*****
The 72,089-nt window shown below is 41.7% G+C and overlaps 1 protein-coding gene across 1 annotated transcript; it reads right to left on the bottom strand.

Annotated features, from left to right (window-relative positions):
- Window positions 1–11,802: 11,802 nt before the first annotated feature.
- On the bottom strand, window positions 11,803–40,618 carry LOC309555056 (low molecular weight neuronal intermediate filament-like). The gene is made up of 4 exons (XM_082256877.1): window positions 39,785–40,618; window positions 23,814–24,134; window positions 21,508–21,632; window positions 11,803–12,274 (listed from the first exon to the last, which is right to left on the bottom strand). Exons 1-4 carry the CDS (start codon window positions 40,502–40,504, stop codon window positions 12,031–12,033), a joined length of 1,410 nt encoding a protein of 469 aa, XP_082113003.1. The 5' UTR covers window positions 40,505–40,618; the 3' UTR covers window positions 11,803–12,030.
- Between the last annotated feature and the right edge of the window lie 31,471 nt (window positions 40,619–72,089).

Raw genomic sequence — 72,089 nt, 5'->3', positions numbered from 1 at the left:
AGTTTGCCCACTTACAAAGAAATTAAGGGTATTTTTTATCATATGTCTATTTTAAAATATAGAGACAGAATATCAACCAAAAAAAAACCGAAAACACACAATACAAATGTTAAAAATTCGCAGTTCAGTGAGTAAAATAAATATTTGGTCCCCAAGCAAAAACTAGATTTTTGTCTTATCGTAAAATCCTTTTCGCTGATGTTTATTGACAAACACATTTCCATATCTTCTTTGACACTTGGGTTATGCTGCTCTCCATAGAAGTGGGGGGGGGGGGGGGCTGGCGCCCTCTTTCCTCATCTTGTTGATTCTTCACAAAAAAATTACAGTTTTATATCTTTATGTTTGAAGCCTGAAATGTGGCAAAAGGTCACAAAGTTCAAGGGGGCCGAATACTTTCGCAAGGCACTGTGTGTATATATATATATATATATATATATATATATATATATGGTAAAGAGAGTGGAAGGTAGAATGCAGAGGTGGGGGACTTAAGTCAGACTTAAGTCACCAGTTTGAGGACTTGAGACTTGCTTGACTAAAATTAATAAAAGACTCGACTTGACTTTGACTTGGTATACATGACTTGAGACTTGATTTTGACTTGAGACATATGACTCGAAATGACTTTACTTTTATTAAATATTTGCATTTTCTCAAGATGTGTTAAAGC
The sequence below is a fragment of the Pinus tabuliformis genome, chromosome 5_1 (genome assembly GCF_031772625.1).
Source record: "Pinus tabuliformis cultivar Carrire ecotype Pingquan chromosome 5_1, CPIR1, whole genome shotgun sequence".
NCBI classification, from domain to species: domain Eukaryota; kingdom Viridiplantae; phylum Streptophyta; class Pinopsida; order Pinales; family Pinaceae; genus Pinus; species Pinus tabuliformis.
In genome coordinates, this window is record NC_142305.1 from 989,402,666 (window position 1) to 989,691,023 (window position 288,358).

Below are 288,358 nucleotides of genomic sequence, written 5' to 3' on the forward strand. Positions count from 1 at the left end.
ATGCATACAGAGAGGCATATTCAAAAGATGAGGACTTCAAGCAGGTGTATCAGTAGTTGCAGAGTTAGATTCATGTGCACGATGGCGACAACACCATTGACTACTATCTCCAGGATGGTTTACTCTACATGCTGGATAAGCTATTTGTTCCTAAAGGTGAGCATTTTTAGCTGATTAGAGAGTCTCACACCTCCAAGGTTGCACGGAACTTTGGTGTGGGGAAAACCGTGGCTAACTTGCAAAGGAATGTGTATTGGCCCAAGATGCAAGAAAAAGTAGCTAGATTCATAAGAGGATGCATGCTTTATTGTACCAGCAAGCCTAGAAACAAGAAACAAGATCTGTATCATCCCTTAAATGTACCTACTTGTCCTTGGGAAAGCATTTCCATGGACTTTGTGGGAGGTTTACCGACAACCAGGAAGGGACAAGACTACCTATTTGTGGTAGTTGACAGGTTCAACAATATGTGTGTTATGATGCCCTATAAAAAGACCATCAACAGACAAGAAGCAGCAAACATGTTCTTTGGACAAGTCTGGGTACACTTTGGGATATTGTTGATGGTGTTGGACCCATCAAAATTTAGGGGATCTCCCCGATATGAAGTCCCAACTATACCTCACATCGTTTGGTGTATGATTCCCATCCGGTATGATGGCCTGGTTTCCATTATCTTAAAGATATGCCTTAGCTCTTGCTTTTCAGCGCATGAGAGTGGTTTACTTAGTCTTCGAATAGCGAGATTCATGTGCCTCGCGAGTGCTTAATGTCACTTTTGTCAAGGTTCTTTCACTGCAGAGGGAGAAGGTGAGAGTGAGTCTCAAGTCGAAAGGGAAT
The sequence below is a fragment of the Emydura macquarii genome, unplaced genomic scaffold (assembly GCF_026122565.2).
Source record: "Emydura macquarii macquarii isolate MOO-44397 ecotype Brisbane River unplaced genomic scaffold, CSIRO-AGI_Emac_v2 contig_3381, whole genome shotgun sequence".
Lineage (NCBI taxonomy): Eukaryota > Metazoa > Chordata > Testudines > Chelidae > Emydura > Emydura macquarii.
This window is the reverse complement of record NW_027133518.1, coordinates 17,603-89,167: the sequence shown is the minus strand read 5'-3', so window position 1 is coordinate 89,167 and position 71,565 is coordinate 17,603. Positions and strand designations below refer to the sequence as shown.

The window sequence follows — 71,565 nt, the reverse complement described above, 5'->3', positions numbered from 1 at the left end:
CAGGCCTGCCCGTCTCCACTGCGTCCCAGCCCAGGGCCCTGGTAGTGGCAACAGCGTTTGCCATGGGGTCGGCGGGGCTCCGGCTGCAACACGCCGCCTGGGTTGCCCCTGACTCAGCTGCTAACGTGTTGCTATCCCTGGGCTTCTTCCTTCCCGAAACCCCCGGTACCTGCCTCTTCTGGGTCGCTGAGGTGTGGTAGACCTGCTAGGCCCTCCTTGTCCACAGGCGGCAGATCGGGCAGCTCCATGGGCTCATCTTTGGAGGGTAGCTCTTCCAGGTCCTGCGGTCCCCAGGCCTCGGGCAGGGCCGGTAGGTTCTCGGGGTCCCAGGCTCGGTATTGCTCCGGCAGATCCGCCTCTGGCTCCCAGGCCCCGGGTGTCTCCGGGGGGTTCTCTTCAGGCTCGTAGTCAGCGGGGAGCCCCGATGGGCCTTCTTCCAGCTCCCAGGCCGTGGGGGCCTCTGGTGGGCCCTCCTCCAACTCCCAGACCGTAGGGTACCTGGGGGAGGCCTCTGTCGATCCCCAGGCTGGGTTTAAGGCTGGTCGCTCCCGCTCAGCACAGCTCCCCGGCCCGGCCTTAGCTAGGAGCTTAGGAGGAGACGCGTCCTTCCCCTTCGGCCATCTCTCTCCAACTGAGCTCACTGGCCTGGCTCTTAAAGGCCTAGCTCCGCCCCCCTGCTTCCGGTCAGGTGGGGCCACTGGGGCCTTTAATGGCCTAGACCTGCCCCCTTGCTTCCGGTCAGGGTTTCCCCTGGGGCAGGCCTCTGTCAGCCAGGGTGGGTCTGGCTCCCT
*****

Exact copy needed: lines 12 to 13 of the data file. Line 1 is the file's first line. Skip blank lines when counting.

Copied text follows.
Below are 288,358 nucleotides of genomic sequence, written 5' to 3' on the forward strand. Positions count from 1 at the left end.
ATGCATACAGAGAGGCATATTCAAAAGATGAGGACTTCAAGCAGGTGTATCAGTAGTTGCAGAGTTAGATTCATGTGCACGATGGCGACAACACCATTGACTACTATCTCCAGGATGGTTTACTCTACATGCTGGATAAGCTATTTGTTCCTAAAGGTGAGCATTTTTAGCTGATTAGAGAGTCTCACACCTCCAAGGTTGCACGGAACTTTGGTGTGGGGAAAACCGTGGCTAACTTGCAAAGGAATGTGTATTGGCCCAAGATGCAAGAAAAAGTAGCTAGATTCATAAGAGGATGCATGCTTTATTGTACCAGCAAGCCTAGAAACAAGAAACAAGATCTGTATCATCCCTTAAATGTACCTACTTGTCCTTGGGAAAGCATTTCCATGGACTTTGTGGGAGGTTTACCGACAACCAGGAAGGGACAAGACTACCTATTTGTGGTAGTTGACAGGTTCAACAATATGTGTGTTATGATGCCCTATAAAAAGACCATCAACAGACAAGAAGCAGCAAACATGTTCTTTGGACAAGTCTGGGTACACTTTGGGATATTGTTGATGGTGTTGGACCCATCAAAATTTAGGGGATCTCCCCGATATGAAGTCCCAACTATACCTCACATCGTTTGGTGTATGATTCCCATCCGGTATGATGGCCTGGTTTCCATTATCTTAAAGATATGCCTTAGCTCTTGCTTTTCAGCGCATGAGAGTGGTTTACTTAGTCTTCGAATAGCGAGATTCATGTGCCTCGCGAGTGCTTAATGTCACTTTTGTCAAGGTTCTTTCACTGCAGAGGGAGAAGGTGAGAGTGAGTCTCAAGTCGAAAGGGAAT